BY GERRY CHIDIAC
Lessons in Learning
Our news feeds have been overwhelmed in recent weeks with the impeachment hearings of American President Donald Trump.
Trump is charged with violating American laws, primarily the U.S. constitution.
With regard to many of the accusations, Trump supporters point out that he’s not doing anything recent Democrat and Republican presidents haven’t also done.
For the most part, they’re correct.
The United States constitution is one of the most revered human rights documents in the world. Its writers are praised as visionaries, yet the country supposedly governed by this constitution has seen its principles horribly violated.
Past presidents bent the rules, the legislatures turned a blind eye, the media did a poor job reporting and the general public allowed it to happen.
The American constitution stipulates, for example, that only Congress can declare war and bring the nation from a state of peace to a state of war. George Bush, however, invaded Iraq. Barack Obama invaded Libya. These are only two recent examples of the violation of this article of the Constitution.
Conservative American constitutional scholar Bruce Fein outlines 13 articles of impeachment of Trump. It’s not that others haven’t violated the rights of American citizens; it’s simply that Trump’s violations have been the most egregious.
Violations of human rights have happened in other developed countries as well but statistics point to their greatest decline in America.
While life expectancy has increased throughout most of the world in recent decades, life expectancy in the United States has been dropping since 2014. It’s the only wealthy country to experience this phenomenon but it isn’t something that can be blamed on Trump.
Many educational experts are also discussing what they call a “literacy crisis” in America, pointing out that over 30 million American adults can’t function beyond the third grade level.
University tuition rates are among the highest in the world in the U.S, as are student debts, putting a great deal of financial stress on those who are not in the wealthy class. This is a global trend, however, and these costs have been increasing for decades. Again, you can’t blame Trump.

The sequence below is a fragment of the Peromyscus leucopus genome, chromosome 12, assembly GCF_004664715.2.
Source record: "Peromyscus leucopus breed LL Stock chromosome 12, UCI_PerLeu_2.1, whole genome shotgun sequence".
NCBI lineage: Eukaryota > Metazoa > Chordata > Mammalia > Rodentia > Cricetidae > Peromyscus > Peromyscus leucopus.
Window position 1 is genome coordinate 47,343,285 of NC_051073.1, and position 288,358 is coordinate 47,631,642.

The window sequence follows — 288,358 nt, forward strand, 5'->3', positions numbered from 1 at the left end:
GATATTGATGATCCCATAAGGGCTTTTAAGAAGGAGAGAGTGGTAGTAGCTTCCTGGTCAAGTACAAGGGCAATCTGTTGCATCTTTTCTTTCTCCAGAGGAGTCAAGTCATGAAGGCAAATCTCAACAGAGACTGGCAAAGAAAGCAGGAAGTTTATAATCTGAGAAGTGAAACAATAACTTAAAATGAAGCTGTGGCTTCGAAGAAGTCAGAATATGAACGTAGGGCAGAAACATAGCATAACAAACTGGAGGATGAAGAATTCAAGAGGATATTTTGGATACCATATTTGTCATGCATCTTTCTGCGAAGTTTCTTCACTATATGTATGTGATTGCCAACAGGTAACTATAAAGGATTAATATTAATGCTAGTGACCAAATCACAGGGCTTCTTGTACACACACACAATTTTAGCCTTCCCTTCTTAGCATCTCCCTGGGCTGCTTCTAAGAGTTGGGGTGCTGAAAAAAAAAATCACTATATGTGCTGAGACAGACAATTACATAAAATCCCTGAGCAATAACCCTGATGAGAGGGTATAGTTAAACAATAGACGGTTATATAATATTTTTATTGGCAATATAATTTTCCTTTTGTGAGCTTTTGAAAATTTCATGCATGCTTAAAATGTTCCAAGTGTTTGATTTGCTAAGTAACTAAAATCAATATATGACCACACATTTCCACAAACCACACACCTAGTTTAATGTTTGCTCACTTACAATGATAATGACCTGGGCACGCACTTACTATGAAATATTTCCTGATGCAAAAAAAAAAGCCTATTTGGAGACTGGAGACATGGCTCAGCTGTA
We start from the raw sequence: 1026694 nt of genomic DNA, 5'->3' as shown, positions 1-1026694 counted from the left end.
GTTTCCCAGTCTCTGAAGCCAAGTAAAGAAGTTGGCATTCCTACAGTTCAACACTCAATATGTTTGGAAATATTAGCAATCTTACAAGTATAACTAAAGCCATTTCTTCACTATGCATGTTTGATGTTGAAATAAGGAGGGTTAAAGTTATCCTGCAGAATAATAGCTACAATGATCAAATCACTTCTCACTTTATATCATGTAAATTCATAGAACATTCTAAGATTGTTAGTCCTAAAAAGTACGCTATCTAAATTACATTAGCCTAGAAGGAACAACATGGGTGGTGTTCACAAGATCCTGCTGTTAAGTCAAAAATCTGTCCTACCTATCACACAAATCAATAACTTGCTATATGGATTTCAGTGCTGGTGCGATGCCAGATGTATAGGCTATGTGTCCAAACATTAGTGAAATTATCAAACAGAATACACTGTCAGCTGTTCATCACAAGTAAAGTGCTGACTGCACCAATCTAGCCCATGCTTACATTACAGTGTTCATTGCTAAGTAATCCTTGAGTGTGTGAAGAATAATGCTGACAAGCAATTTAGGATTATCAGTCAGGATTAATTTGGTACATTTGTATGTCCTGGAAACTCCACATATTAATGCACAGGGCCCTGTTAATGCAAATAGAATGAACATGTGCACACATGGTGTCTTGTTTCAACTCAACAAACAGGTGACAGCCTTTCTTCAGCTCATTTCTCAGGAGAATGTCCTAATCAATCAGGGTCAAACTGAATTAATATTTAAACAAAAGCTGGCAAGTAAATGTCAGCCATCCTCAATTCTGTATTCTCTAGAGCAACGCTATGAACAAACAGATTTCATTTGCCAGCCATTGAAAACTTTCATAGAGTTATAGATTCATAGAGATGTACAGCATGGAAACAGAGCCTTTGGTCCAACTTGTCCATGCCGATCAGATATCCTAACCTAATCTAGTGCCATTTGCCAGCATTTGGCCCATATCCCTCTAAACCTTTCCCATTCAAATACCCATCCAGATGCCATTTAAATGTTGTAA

The Ronald Reagan era saw the appearance of private, for-profit prisons in the U.S. Despite declining crime rates, incarceration rates in the United States have continued to soar. Today they have the highest documented incarceration rate in the world and a very disproportional number of visible minorities in prison. Again, this is not a Trump phenomenon.
Recent years have also seen CEO wages balloon while real wages for common workers have declined, with the American minimum wage frozen at $7.25 an hour since 2009. The average CEO is paid 271 times the wage of the average worker in the United States. This too is a global trend. The wage disparity in Canada, for example, is 149 to one. It should also be pointed out that it wasn’t Trump who bailed out the banks in 2009.
Despite the fact that he can’t be blamed for all of the troubles of the world, Trump has inadvertently mobilized the American public and people around the world who believe in the rights of the common citizen. While these issues may be felt most deeply in the United States, it’s dangerous for us to point at America and claim we’re exempt.
In far too many ways the citizens of the world have been asleep since the protests of the 1960s and 1970s.
Thank you, President Trump, for rousing us from our complacency.
Gerry Chidiac is an award-winning high school teacher specializing in languages, genocide studies and work with at-risk students. Check out his website here. Find him on Facebook. Or on Twitter @GerryChidiac